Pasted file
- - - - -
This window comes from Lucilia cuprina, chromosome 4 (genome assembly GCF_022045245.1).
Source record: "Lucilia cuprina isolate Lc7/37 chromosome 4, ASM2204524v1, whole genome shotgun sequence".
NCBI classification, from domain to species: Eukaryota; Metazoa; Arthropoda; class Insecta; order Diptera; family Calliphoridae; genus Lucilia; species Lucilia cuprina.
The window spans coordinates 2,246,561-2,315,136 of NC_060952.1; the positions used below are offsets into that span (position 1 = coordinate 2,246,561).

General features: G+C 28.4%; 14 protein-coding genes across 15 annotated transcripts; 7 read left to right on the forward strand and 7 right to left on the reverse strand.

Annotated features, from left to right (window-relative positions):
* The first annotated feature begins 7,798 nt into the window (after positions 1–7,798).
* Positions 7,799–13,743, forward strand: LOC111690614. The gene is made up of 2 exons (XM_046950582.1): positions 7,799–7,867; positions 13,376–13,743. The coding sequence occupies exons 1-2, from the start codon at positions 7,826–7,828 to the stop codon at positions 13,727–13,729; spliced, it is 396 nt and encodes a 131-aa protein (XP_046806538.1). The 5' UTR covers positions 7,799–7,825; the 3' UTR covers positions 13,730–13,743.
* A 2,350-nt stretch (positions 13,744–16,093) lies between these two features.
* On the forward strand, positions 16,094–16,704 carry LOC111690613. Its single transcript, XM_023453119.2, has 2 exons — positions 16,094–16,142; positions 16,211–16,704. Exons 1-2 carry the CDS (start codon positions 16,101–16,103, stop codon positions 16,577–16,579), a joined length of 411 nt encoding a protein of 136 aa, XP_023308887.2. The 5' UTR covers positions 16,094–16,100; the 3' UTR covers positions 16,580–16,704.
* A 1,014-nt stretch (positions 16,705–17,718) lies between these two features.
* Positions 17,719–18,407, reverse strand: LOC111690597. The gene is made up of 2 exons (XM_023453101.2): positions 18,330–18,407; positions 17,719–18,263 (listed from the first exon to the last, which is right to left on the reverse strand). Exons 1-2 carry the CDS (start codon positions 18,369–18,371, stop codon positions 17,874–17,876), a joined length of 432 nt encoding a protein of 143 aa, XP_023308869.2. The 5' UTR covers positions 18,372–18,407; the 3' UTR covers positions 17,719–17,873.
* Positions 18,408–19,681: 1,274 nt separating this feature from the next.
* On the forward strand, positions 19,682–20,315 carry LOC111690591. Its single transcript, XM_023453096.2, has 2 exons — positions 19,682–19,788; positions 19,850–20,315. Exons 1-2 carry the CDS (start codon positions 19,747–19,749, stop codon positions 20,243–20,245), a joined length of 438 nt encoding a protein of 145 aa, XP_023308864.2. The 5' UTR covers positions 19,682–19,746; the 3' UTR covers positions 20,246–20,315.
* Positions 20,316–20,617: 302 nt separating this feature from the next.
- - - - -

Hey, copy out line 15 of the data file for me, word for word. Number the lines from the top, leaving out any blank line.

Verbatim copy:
* Positions 20,316–20,617: 302 nt separating this feature from the next.